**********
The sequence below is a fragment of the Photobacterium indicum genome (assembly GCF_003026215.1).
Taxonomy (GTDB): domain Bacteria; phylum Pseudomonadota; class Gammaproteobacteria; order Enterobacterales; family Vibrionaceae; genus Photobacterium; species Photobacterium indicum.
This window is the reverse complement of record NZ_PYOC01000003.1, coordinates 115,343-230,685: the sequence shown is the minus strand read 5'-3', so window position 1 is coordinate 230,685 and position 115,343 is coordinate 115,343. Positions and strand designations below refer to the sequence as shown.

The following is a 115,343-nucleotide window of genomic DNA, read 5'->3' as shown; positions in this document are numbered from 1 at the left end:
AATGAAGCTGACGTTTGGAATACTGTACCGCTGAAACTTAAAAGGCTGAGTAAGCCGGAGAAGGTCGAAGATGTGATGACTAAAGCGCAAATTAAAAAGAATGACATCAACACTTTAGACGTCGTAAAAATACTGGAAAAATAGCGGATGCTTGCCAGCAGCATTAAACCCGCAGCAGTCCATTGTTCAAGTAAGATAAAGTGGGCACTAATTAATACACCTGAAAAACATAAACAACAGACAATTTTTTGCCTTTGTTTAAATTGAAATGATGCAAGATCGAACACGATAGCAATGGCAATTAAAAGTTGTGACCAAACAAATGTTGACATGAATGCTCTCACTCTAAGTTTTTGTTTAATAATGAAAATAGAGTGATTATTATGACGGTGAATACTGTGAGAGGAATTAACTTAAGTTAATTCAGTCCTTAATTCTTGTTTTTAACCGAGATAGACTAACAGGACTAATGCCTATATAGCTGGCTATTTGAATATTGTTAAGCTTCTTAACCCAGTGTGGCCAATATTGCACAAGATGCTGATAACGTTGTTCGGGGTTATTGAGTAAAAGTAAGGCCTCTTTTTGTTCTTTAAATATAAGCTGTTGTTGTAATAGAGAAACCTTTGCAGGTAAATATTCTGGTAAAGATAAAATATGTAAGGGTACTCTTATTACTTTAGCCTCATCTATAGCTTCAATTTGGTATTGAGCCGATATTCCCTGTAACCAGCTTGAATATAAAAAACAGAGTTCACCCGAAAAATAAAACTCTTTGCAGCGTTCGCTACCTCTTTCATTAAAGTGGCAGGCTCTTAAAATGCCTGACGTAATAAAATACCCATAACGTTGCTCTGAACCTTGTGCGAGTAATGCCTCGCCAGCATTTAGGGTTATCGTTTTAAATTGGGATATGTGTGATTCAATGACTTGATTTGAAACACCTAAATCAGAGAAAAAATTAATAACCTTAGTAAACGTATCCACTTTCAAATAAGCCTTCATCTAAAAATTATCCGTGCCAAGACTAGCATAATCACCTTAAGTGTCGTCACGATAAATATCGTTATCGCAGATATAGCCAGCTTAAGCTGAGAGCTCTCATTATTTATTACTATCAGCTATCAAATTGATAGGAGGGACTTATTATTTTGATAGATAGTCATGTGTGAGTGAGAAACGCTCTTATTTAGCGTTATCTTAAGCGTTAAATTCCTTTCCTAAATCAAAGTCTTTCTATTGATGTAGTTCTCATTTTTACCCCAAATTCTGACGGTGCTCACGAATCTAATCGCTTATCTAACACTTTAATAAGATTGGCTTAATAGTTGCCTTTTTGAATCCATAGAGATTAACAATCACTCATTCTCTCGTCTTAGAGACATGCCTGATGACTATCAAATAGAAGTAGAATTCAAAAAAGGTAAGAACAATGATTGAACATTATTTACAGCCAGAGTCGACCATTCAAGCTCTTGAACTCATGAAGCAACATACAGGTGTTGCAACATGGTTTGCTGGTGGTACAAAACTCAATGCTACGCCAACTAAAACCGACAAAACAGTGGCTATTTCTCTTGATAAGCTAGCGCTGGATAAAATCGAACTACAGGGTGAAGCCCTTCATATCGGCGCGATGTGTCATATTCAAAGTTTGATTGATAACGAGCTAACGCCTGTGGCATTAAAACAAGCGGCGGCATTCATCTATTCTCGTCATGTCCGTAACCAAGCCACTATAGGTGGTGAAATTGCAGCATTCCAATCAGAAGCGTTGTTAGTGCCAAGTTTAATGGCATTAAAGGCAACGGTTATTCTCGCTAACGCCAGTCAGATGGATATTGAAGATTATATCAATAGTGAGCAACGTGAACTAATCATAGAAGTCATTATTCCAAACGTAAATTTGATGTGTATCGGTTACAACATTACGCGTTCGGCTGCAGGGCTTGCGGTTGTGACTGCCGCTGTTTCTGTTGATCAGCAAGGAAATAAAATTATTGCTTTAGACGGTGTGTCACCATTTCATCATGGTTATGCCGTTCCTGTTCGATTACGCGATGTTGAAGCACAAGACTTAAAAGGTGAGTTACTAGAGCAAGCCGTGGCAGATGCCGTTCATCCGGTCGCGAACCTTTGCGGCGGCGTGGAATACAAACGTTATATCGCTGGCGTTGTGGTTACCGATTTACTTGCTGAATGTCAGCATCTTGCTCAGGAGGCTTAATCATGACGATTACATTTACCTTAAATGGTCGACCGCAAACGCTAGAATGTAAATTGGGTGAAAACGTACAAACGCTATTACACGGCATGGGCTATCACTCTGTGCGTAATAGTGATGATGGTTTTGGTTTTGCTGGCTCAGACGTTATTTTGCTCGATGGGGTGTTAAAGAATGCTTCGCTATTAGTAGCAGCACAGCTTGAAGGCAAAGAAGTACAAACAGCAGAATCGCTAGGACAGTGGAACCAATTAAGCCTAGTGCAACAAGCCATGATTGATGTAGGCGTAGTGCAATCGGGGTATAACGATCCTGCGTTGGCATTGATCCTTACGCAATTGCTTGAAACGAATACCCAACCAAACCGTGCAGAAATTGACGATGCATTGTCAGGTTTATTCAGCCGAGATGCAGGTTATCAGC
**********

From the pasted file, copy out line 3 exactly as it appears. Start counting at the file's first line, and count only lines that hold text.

This window is the reverse complement of record NZ_PYOC01000003.1, coordinates 115,343-230,685: the sequence shown is the minus strand read 5'-3', so window position 1 is coordinate 230,685 and position 115,343 is coordinate 115,343. Positions and strand designations below refer to the sequence as shown.